We Caught You Doing Something Cool: Freecycle – A Gift that Keeps on Giving
What do you do when you need to part with the frozen turkey taking up much needed space in your freezer? What about the free infant formula you received in the mail after the birth of your breastfed baby? Have empty moving boxes you can’t justify throwing away? Post them on Freecycle.
The Freecycle Network is a grassroots and nonprofit community gifting movement. Made up of thousands of local groups, Freecycle promotes reuse through local gifting among members. Members have the opportunity to give and get items for free, in an effort to keep unnecessary waste out of landfills.
“Freecycle is a place to give or receive what you have and don’t need, or what you need and don’t have,” says founder Deron Beal. “It’s a free cycle of giving which keeps stuff out of landfills.”
According to Beal, Freecycle’s mission is to build a worldwide gifting movement that reduces waste, saves precious resources & eases the burden on landfills while enabling members to benefit from the strength of a larger community.
With the new State of Illinois rule that went into effect January 1, 2012, banning used electronics from being tossed into landfills, Freecycle members may benefit from increased electronic gifting.
Among banned items: TVs, computers, monitors, printers, DVD players, gaming systems, fax machines and MP3 players. The ban helps to keep toxic materials such as lead, mercury, arsenic, cadmium and beryllium out of the soil and groundwater, according to the Environmental Law & Policy Center’s Chicago office.
With more than 5,000 Freecycle groups in 85 countries, nearly 9 million members and over 10,000 volunteers, it is estimated that Freecycle keeps more than 25,000 items a day out of landfills.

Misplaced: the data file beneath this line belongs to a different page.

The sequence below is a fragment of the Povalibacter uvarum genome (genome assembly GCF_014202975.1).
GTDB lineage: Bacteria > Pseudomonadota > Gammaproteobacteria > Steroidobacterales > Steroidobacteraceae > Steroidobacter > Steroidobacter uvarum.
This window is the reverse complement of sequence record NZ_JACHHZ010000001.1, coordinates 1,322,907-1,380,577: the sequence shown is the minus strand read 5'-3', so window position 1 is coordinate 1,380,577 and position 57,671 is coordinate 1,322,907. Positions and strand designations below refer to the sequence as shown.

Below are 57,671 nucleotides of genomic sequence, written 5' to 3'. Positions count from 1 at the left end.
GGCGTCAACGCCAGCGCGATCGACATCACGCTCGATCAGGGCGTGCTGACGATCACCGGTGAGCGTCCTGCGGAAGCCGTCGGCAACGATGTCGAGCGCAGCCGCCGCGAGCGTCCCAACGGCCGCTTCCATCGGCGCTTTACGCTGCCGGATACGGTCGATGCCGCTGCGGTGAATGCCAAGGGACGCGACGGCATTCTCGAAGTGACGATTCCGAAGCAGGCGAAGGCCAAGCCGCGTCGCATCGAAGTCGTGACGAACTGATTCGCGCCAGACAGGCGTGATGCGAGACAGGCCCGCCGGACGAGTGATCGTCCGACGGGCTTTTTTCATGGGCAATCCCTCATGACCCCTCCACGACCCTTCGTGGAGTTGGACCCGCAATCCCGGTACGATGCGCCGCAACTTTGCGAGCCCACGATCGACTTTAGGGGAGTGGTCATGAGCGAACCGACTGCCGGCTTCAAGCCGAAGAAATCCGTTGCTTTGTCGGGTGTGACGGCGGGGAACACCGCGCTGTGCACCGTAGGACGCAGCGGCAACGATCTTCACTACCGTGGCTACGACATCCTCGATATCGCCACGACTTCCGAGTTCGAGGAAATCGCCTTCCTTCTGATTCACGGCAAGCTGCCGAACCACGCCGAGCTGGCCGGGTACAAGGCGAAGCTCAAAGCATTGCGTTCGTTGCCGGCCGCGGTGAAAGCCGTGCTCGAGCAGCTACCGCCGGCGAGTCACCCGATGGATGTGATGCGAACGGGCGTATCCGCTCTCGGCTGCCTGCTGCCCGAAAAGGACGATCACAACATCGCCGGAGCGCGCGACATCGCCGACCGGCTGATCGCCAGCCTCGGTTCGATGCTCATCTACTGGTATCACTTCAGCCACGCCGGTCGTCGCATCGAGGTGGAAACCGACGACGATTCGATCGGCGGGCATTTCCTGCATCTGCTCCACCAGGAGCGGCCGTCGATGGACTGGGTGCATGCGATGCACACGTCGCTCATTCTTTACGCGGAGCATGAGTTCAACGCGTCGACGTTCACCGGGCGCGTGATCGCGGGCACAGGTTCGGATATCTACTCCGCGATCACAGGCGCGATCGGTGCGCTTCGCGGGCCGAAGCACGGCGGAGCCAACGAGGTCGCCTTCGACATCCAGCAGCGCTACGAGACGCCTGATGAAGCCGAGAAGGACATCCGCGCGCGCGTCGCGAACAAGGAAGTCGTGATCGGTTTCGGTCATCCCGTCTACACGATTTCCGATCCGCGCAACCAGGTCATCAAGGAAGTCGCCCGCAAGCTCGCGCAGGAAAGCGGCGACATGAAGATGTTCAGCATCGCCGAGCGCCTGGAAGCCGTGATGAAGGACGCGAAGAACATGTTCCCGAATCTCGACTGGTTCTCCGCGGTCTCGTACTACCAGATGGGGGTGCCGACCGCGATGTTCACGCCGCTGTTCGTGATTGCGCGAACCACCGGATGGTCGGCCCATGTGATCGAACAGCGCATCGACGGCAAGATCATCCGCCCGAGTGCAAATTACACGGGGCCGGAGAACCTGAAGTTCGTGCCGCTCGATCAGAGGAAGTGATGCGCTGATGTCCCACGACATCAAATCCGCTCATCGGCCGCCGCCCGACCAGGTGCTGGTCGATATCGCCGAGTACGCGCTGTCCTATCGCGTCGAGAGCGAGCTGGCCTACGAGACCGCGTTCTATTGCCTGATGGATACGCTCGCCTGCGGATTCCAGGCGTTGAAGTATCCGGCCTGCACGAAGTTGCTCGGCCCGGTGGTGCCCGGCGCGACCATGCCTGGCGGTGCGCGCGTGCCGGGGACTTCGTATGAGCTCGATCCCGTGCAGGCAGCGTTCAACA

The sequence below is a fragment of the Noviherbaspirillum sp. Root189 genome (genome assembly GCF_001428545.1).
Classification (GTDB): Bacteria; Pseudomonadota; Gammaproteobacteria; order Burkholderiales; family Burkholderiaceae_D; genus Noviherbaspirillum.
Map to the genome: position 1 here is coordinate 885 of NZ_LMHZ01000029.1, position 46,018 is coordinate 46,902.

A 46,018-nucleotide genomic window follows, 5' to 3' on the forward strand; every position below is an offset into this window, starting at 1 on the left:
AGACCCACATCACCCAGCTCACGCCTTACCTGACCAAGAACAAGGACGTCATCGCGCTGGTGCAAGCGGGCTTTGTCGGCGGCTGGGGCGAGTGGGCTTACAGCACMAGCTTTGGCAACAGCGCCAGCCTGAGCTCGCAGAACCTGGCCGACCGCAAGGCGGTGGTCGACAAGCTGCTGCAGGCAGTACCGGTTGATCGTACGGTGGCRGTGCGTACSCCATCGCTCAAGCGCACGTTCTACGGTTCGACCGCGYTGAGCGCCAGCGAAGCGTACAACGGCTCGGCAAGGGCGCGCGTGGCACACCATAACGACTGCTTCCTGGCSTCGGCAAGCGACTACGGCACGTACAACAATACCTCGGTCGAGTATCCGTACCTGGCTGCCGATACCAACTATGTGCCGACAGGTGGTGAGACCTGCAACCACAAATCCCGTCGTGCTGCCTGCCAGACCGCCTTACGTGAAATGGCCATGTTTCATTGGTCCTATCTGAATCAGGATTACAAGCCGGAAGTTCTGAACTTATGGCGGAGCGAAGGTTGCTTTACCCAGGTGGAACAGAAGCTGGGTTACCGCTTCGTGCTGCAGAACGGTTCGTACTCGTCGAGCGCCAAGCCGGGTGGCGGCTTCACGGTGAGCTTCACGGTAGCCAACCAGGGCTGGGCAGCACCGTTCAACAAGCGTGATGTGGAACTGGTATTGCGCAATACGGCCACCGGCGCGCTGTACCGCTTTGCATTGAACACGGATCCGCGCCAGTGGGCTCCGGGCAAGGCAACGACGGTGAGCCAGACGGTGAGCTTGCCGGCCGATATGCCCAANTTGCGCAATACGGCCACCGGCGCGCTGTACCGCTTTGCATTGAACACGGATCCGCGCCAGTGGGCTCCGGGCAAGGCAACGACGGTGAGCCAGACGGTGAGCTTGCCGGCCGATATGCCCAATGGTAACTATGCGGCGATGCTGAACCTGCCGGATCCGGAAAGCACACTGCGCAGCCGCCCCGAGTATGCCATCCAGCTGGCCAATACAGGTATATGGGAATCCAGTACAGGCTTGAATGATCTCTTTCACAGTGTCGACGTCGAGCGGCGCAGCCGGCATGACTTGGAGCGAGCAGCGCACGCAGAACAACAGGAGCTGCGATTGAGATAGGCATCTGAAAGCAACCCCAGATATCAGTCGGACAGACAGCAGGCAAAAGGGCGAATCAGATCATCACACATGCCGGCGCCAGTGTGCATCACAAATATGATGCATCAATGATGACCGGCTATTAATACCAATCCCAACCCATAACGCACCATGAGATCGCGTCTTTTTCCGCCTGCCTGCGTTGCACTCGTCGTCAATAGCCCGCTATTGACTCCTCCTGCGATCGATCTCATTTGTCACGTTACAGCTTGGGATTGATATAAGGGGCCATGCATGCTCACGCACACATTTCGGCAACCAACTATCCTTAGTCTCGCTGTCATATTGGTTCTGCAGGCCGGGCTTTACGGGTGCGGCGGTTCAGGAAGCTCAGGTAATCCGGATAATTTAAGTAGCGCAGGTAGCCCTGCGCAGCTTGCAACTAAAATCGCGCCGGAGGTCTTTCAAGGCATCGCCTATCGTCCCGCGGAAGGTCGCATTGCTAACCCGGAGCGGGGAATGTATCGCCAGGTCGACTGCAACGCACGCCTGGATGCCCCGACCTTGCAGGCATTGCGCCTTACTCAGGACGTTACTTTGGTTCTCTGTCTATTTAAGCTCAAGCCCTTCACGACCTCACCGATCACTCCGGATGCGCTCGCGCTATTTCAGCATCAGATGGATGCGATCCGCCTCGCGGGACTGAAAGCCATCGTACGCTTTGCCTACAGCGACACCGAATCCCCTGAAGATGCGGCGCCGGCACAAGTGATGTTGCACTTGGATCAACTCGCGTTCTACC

Since September 2008, Elmhurst’s local group has grown to nearly 2,000 members strong. Membership in Freecycle is free and open to all who want to participate. To sign up for a Freecycle group, visit www.freecycle.org, choose your state and the closest Freecycle group to your location. Clicking on the selected location will take you to the local Freecycle group site to subscribe for membership.
Anyone can become a subscriber, however, there are rules of membership, and local volunteer moderators ensure that the basic rules are followed amongst local group members. Although the types of items gifted are up to the giver to decide, typical goods exchanged include items such as computer equipment, electrical appliances, leftover building supplies, furniture and other household goods.
If you are not in the market to give or receive, members can delete the daily Freecycle emails received in their inbox without ever reading them and/or can cancel membership at any time.
Members of Freecycle have used the site to collect items for victims of natural disasters, such as earthquake ravaged Haiti and hard-hit hurricane areas in Florida. Whether you are giving or receiving for a larger cause or are gifting to help one person in your own backyard, chances are your Freecycle experience will place your item in the hands of someone who will use it, and quite possibly, cherish it.
Now there’s a gift that keeps on giving.
Writer Barbara Lonergan contributes a regular feature for the Elmhurst Cool Cities Coalition titled, We Caught You Doing Something Cool. This story appeared on TribLocal.com and on Elmhurst Patch. It also appeared in the Elmhurst Independent.
If you spot someone around town Doing Something Cool to impact the environment, contact Elmhurst Cool Cities at firstname.lastname@example.org
Elmhurst Cool Cities Coalition is a volunteer coalition of local institutions, organizations, business leaders and citizens working to achieve the goals of the Sierra Club Cool Cities campaign and the U.S. Mayors’ Climate Protection Agreement. The Coalition encourages city residents and local leader to implement clean energy solutions that save money, create jobs, help curb global warming and to build a cleaner, healthier future. To participate or obtain more information, visit elmhurstcoolcities.org.